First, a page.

Here you’re building on your previous fuzzy statement. God does not deceive anyone. Instead, he provides a sufficient measure of instruction. He cares for his own. And he does this without an “infallible magisterium” inserting itself where, clearly, no such thing ever existed.

Ignatius tells us that there are "bishops" installed throughout the world, and he also says there is not a church if there is not a bishop with her presbyters and the deacons. Of course we know he left his bishopric in Antioch, and did comment on how God would be the bishop. We know from other sources that the chair of Ignatius, which was the chair of Peter, did not remain vacant.

Compare the meaning of the word “bishop” as Ignatius used it, compared with what it came to mean at a later time. Also, this is a perfect example of you trying to show an “infallible magisterium” where no such thing existed.

We know from other sources that the chair of Ignatius, which was the chair of Peter, did not remain vacant.

This is a perfect example of you trying to show an “infallible magisterium” where no such thing existed. Where does Ignatius talk about a “chair”. And when Ignatius does compare himself with Peter, in one instance, how different are the two?

The earliest Christians did not codify the hierarchy in the local churches.

On the contrary, they did codify themselves according to Biblical lines: “Christ himself gave the apostles, the prophets, the evangelists, the pastors and teachers, to equip his people for works of service”. This, by the way, is a codification from which Ignatius deviated.

There were a number of "Elders", and we propose, with much historical evidence to back it up, that it was assumed that one of the "Elders" has jurisdiction over the other "Elders".

In some cases, this didn’t happen at all. See Hermas regarding the 2nd century church at Rome.

In other cases, there is “much historical evidence” that one of the “elders” was treated with more respect simply because he was “older” – and not because of anything inherent in “office”.

You seem to be forgetting that Cyprian had within his own ecclesiology an inescapable (implicit) acceptance of one visible head in the universal body of Christ. He explicitly rejected of course, but his view of the ekklesia did not match the reformed, but interestingly enough, it matches pretty close to the Catholic Church, minus a clear understanding of how the universal church was governed.

You seem to be forgetting that Cyprian is a third-century writer who inherited many of the deviations that came about in the 2nd century. That accounts for his lack of Biblical ecclesial understanding.

Insofar as it matches what the Catholic Church had, consider that Rome imitated a faulty third century church – it’s not as if Cyprian was looking into the future, seeing the Tridentine church and saying “THERE! There’s the TRUE CHURCH”.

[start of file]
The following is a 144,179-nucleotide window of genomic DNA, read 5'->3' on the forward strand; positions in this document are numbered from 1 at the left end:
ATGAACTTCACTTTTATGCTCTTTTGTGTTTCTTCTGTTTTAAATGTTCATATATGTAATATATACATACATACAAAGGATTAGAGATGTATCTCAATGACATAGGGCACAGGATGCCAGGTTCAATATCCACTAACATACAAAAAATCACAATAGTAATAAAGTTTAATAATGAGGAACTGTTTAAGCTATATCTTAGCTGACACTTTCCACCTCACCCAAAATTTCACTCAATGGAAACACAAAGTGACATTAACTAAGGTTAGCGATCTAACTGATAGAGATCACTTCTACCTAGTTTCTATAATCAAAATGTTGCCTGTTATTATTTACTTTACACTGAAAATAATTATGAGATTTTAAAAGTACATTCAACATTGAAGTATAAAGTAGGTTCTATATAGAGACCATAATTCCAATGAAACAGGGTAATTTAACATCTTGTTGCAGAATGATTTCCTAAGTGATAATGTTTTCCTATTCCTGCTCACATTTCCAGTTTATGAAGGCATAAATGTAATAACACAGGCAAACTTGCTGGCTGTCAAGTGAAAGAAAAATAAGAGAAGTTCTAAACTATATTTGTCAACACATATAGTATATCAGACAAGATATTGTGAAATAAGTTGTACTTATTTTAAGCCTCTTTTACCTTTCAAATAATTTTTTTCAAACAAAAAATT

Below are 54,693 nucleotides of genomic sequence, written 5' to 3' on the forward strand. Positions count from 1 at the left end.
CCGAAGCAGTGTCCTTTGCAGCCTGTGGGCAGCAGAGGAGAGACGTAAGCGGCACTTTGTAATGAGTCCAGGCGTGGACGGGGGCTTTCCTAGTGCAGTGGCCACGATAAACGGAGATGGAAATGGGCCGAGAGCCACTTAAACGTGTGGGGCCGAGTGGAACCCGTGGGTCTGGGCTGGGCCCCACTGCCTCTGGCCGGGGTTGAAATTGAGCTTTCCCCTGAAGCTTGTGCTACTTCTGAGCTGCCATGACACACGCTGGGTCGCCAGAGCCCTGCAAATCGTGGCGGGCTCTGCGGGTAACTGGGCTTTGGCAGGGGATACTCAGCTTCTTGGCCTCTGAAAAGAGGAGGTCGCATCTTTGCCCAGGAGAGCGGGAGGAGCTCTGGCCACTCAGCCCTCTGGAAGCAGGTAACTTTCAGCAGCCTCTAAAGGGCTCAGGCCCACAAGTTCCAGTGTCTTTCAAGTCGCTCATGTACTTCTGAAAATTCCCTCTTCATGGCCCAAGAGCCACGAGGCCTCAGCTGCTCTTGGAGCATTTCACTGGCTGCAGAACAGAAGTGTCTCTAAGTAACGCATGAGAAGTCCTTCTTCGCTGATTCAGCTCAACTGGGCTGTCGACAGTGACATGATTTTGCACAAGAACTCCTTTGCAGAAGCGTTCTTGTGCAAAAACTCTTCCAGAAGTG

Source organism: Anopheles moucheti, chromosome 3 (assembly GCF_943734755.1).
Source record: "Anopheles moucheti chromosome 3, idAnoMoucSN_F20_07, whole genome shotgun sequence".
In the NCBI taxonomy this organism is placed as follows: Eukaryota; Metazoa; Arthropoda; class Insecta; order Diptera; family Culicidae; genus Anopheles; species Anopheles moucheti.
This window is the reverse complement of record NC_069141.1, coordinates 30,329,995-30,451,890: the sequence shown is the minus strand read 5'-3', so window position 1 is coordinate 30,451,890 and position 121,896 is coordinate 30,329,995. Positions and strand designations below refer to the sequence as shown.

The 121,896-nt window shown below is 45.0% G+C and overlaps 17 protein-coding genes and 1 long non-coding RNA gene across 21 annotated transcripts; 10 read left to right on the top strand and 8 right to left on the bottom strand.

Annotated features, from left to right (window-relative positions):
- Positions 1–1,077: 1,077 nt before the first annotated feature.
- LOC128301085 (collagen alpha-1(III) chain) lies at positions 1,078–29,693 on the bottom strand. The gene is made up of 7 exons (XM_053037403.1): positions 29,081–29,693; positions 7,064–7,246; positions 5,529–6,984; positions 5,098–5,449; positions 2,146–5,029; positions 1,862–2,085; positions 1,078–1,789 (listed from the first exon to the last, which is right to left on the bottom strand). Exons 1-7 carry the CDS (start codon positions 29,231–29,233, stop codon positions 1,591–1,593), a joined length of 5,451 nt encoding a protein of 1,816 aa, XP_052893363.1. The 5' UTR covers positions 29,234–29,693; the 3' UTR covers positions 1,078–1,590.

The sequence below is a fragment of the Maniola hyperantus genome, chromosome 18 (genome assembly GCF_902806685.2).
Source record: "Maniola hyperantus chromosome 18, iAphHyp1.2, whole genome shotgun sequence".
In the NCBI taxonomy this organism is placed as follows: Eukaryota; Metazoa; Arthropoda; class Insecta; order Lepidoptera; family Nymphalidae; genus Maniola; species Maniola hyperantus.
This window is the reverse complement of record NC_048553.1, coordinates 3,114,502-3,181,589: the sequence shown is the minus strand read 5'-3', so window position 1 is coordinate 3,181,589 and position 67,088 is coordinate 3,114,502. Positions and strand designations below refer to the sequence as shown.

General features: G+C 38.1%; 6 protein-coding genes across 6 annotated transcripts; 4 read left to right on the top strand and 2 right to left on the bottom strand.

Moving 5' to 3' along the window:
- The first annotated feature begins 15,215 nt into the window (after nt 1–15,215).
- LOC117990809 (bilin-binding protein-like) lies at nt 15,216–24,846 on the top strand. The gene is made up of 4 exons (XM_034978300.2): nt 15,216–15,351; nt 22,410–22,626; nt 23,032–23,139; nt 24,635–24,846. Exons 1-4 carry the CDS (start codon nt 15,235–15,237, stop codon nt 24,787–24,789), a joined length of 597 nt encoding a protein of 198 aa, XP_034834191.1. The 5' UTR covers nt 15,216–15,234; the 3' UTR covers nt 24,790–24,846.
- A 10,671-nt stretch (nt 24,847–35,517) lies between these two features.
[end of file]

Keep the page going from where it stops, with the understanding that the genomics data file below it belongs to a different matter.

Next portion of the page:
It seems to me that if the early Church could not catch the errors of the view of a visible head governing the Church, then there were some very weak Christians at Nicea, Ephesus, and Chalcedon, all of which concede to "some" primacy in Rome that was "known".

Nicaea attributed merely regional “oversight” to Rome. It would be nice if Rome had been satisfied with that.

As for Constantinople (381), they yielded to Rome out of deference to its age, and the fact that it was the capital of the empire.

You bring up Ephesus, but the only “papal” statements from there were from a third-level “legate” (i.e., “toady”) who gave a bold speech about Rome’s claims to an empty hall, after everyone had left.

Chalcedon merely picked up the language of Constantinople, which Rome rejected.

[So the papacy is] A man made development?


Then all who were conceding to it throughout it's development were simply not strong in the faith. And this is an assumption I am not willing to take.

Rather, the level of deception put forth by Rome had nothing to do with the “strength of faith” of the various individuals. By the fourth and fifth centuries, the Roman church had great wealth and power, and as well, they had a demonstrated ability to use fiction and forgery to support its claims. See also this link.

For example, Roger Collins writes:

Amongst the most important products of this period are texts written almost entirely by the pro-Symmachan camp justifying the view of the synod … This would provide vital ammunition for later generations of papal theorists.

So too would the spurious historical texts written anonymously or ascribed to earlier authors that are known collectively as the Symmachan forgeries. This was the first occasion on which the Roman church had revisited its own history, in particular the third and fourth centuries, in search of precedents. That these were largely invented does not negate the significance of the process. Forgery is an emotive word, and it should not necessarily be assumed that the documents, including the acts of two synods, were cynically concocted to justify a particular claim. Some of the periods in question, such as the pontificates of Sylvester and Liberius (352-366), were already being seen more through the prism of legend than that of history, and in the Middle Ages texts were often forged because their authors were convinced of the truth of what they contained. Their faked documents provided tangible evidence of what was already believed true.

The Symmachan forgeries reinterpreted some of the more embarrassing episodes in papal history, both real and imaginary. … How convincing these forged texts seemed in the early sixth century is unknown, but when rediscovered in later centuries, they were regarded as authentic records with unequivocal legal authority. … (Collins, “Keepers of the Keys of Heaven,” pgs 80-82).

Just because someone has strong faith doesn’t mean they can’t also be deceived by lies, especially from someone who claims to have authority.